By Elizabeth Ladzinski
CHELSEA — Preliminary plans unveiled Monday to expand Chelsea Market upward to include additional office space and a boutique hotel were severely scrutinized by community members, leaving some worried that Chelsea residents would receive no community benefit from the mammoth project.
Jamestown Properties, which recently acquired Chelsea Market, wants to add 240,000 square feet of office space above a section of the market overlooking 10th Avenue, as well as a 90,000 square-foot boutique hotel to the Ninth Avenue end, the group announced at a Community Board 4 Preservation & Planning Meeting on Monday night.
The middle section of the block-long building at 15th Street would remain at its current height, they said.
But those present at the meeting say the developer has done little to offer the community anything in return, and expressed fears that they may be trying to convert the building entirely into expensive office space, driving out the food kiosks and bakeries among their current tenants.
"I find nothing being offered to the community in this process, and that worries me," said Walter Mankoff, a member of CB4, whose sentiment was mirrored by attendees at the crowded meeting.
The expansion can only take place if Chelsea Market is added to the Special West Chelsea District (SWCD), which oversees the restoration and reuse of the High Line — a portion of which runs through the Market. It would also have to be granted a special building height "bonus," which is allowed for buildings that are part of the SWCD.
Under the rules, which are administered by the Department of City Planning, the project would have to clear a series of hurdles in order to be approved. They would include making a contribution to the High Line, city documents show.
City documents show developers would have to pay $50 per square foot of developed space, or an estimated $16 million, the developers said.
They would also be responsible for coming up with an amenity package for the High Line, which would include building toilets, a 5,000 square foot mezzanine space, and a freight elevator to access 1,500 square feet of storage space in the market's basement.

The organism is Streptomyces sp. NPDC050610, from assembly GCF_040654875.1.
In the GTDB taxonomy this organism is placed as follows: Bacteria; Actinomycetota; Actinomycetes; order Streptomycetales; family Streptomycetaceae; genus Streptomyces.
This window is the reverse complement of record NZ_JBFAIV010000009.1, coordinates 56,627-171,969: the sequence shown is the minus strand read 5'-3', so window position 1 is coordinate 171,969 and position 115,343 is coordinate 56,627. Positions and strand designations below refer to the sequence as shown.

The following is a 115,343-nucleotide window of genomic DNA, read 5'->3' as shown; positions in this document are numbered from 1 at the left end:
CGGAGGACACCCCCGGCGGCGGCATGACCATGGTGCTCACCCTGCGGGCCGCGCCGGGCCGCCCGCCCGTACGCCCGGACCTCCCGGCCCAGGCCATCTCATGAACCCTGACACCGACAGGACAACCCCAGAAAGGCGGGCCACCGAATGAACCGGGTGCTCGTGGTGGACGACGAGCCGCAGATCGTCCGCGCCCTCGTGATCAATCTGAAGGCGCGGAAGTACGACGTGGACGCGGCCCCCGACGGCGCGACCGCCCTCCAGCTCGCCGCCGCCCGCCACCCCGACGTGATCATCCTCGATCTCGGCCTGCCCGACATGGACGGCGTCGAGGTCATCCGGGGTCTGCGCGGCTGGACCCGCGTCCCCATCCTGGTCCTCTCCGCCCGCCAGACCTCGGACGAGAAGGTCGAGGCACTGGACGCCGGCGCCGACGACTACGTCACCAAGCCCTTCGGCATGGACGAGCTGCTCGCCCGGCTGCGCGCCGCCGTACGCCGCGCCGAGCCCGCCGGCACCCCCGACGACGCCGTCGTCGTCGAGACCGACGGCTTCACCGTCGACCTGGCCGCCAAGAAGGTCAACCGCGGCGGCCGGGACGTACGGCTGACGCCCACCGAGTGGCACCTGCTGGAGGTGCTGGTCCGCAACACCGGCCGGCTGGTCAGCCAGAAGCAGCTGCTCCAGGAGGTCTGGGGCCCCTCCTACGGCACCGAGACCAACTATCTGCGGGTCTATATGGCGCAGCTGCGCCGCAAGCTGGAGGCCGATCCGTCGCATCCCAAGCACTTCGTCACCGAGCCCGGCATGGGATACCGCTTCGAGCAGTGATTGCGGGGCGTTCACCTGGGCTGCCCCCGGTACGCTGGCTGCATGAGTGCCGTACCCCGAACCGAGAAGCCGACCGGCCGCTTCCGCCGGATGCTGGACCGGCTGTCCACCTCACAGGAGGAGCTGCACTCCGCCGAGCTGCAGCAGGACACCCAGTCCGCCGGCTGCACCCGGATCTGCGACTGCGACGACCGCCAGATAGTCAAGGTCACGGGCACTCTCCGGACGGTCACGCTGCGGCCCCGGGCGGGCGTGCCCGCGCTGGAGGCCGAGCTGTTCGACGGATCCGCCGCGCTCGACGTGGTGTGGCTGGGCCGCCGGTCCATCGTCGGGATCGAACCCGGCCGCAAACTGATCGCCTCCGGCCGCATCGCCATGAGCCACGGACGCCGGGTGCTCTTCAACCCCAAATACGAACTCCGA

Preliminary renderings revealed at the meeting — photos of which were obtained by DNAinfo from David Holowka at ArchiTakes, an architecture blog — showed that the planned office building overlooking 10th Avenue would look like a glass box, with a few "punched-in" openings offering views of the High Line. Possible finishes could be sandstone or beige brick.
The hotel building overlooking Ninth Avenue, above Buddakan restaurant, would cater to business travelers and include a rooftop "dining experience," developers said.
The firm stressed that the look of the buildings would most likely change, as the designs are still in early stages, but that they planned to include similar design elements and color palates of nearby buildings.
It was greeted with strong criticism from some in the audience, where many people wore pins that said "Save Chelsea Market."
"I think the building you're putting on top of Chelsea Market is ugly," said Robert Trentlyon, a member of CB4, whose sentiment was applauded by many in attendance.
The inclusion of the High Line in plans for the Market's expansion has left many community members feeling uneasy, and led some to believe that Jamestown has not been transparent in its dealings with both the Market and the High Line.
"I sort of resent that the High Line is being brought into this and used against us," said Corey Johnson, 1st Vice Chair for CB4.
Some were also worried that the plan is a plot to eventually turn the building entirely into high-end office space, changing the character of the building and potentially driving out the 33 ground-floor tenants, which are primarily composed of food kiosks and restaurants such as Amy's Bread and Lobster Place.
However, Jamestown responded by saying that many of the upstairs tenants, who make up 90 percent of the rental property, are already high-tech media and production companies like Google and the Food Network, and adding more office space would only maintain the "high-tech commercial corridor" along West 15th Street, from Eighth Avenue to the West Side Highway, perhaps referring to the nearby property they recently sold to Google at 111 Eighth Ave.
Others raised concerns that a new hotel would increase traffic to the Meatpacking district, which is already home to hotels including the Standard, Maritime, Gansevoort, and soon-to-open Dream Downtown hotels, without adding any benefit to Chelsea residents.
The application for development will have go before the City Planning Commission for approval.